Cardiovascular Screenings Uncover Two Cases of Diabetes And Significant Levels of High Cholesterol in Middle Schoolers
Friday, March 15, 2019
A pilot study of 45 middle school kids shows that more than a third of those screened had abnormal levels of blood sugar or high cholesterol. Two had blood sugar levels (HbA1c) in the diabetes range.
The study supports routine screening for diabetes and abnormal lipids, but most are not routinely screened, even though the American Academy of Pediatrics and other major medical organizations recommend it.
“We were shocked with the diabetes screening results,” says Robert Siegel, MD, director of the Center for Better Health and Nutrition at Cincinnati Children’s. “Most studies show that around 20 percent of kids will have abnormalities, so we weren’t too surprised by the results of the lipid screening. Our message is to get screened, eat right, and get out and play.”
Siegel and his colleagues at the Cincinnati Children’s Heart Institute screened seventh and eighth grade students at Norwood Middle School in Ohio. Norwood is a city of nearly 20,000 people in southwestern Ohio. The children ranged from 12 to 14 years old. Seventy one percent were white, 16 percent black and 9 percent Hispanic.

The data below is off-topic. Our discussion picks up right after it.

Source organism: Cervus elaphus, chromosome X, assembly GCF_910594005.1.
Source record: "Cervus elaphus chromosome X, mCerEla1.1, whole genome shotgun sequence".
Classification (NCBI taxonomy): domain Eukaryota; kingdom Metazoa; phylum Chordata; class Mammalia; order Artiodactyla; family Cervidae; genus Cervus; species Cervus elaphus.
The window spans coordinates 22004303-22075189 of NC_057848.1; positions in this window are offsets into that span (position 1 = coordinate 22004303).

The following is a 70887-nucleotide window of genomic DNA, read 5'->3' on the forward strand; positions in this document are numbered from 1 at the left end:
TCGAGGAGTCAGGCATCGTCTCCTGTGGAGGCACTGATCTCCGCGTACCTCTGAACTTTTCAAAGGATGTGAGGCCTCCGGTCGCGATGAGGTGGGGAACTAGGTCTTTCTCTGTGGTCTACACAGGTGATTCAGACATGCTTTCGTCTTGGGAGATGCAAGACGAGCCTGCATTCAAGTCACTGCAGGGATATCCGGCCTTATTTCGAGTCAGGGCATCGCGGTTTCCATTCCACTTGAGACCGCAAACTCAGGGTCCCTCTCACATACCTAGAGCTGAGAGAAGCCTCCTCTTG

Forty-two percent of those screened were either overweight or obese. Fifteen of 43 students (two declined to have their blood drawn) had a lipid screening or HbA1c out of the normal range. Two had a cholesterol level greater than 200 mg/dl.
Two students had HbA1C levels greater than 6.5, meaning that they had diabetes. Neither had yet experienced symptoms but were referred to a pediatric endocrinologist for evaluation.
“More research is needed to understand why or why not parents want their children screened and whether they prefer it be done at a doctor’s office or at school,” says Siegel. “With our study, we demonstrate that if the middle school setting is used for cardiovascular screening, if it is feasible to do so, and the yield is high.”
The study is published online in The Journal of Pediatrics. It was supported in part by a grant from Ethicon Corporation.